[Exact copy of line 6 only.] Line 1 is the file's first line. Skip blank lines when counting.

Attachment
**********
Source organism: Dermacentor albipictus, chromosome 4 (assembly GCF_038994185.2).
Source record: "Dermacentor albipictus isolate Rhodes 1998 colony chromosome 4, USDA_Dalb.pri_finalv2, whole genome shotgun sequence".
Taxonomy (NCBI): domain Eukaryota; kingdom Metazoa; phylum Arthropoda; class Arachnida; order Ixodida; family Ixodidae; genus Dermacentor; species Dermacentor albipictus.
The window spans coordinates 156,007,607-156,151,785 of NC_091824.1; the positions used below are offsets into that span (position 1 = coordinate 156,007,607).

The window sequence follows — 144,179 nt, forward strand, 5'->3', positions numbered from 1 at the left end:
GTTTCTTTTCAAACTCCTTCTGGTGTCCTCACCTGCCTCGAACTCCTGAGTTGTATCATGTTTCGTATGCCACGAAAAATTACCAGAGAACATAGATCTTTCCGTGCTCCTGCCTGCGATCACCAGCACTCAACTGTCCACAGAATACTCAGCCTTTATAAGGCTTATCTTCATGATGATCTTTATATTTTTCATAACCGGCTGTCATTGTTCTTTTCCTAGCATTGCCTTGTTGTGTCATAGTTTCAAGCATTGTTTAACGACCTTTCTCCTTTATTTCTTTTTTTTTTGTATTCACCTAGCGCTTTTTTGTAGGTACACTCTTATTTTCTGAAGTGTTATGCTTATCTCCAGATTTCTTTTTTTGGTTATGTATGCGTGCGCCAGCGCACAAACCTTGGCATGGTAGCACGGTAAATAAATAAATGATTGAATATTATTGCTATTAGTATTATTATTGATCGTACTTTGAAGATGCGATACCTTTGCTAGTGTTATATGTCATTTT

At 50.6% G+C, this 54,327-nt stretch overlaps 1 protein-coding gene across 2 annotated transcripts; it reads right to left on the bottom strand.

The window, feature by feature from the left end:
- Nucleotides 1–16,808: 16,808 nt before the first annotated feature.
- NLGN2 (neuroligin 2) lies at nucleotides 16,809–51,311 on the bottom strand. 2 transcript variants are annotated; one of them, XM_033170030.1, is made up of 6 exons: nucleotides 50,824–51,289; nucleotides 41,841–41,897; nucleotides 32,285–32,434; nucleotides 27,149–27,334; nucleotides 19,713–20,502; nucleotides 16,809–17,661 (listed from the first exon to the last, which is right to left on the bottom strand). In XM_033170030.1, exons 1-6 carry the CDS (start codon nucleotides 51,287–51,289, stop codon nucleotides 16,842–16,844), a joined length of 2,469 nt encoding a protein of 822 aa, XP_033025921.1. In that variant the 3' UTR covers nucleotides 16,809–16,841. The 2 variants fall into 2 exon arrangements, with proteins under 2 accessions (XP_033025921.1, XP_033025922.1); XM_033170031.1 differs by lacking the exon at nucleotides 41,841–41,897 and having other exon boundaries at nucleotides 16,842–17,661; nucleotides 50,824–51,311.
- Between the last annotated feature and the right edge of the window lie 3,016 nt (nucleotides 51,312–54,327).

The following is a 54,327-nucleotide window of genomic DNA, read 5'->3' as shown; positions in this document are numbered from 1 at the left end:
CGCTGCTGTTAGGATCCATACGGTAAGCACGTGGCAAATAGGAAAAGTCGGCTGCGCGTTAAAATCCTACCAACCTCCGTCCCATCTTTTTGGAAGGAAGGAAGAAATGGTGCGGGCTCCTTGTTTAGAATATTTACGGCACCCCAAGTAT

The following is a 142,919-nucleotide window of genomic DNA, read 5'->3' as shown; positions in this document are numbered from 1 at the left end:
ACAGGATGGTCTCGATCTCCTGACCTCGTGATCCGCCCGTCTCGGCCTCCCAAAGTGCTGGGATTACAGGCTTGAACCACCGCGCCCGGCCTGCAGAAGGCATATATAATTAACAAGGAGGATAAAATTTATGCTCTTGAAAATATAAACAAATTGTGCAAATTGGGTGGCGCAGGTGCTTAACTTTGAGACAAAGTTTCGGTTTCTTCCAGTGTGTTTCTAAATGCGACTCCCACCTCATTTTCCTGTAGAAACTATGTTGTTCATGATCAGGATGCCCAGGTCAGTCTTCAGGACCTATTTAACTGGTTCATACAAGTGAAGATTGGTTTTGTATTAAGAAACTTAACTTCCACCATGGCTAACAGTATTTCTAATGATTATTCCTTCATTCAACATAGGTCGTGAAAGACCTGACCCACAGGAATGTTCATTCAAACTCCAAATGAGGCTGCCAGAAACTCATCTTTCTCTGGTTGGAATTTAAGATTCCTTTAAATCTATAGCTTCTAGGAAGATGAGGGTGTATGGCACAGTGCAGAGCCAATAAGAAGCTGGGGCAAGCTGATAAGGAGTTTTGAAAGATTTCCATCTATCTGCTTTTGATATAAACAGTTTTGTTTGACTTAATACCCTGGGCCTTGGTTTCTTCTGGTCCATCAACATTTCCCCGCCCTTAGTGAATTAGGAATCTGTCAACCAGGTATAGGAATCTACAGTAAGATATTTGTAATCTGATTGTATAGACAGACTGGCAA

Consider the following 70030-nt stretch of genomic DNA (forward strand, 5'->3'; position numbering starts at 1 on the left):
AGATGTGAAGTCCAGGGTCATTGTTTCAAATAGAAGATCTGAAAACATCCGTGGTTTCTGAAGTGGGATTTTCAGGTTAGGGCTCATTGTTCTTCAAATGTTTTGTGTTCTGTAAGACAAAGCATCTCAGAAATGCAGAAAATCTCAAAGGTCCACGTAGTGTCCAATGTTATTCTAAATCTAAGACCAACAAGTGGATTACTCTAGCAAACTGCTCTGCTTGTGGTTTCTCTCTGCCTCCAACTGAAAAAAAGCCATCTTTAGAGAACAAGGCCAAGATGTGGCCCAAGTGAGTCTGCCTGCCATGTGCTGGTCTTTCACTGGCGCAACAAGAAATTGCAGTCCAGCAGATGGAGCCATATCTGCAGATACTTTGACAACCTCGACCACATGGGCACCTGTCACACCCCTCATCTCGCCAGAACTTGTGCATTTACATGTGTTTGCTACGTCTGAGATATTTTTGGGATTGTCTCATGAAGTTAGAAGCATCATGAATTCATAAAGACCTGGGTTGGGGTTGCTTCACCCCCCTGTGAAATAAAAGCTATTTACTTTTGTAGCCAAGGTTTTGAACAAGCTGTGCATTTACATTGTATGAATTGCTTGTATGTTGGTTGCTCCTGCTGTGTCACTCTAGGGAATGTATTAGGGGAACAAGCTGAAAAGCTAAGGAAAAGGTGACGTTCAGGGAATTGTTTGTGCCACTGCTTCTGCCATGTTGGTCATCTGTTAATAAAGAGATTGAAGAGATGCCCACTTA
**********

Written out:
GTTTCTTTTCAAACTCCTTCTGGTGTCCTCACCTGCCTCGAACTCCTGAGTTGTATCATGTTTCGTATGCCACGAAAAATTACCAGAGAACATAGATCTTTCCGTGCTCCTGCCTGCGATCACCAGCACTCAACTGTCCACAGAATACTCAGCCTTTATAAGGCTTATCTTCATGATGATCTTTATATTTTTCATAACCGGCTGTCATTGTTCTTTTCCTAGCATTGCCTTGTTGTGTCATAGTTTCAAGCATTGTTTAACGACCTTTCTCCTTTATTTCTTTTTTTTTTGTATTCACCTAGCGCTTTTTTGTAGGTACACTCTTATTTTCTGAAGTGTTATGCTTATCTCCAGATTTCTTTTTTTGGTTATGTATGCGTGCGCCAGCGCACAAACCTTGGCATGGTAGCACGGTAAATAAATAAATGATTGAATATTATTGCTATTAGTATTATTATTGATCGTACTTTGAAGATGCGATACCTTTGCTAGTGTTATATGTCATTTT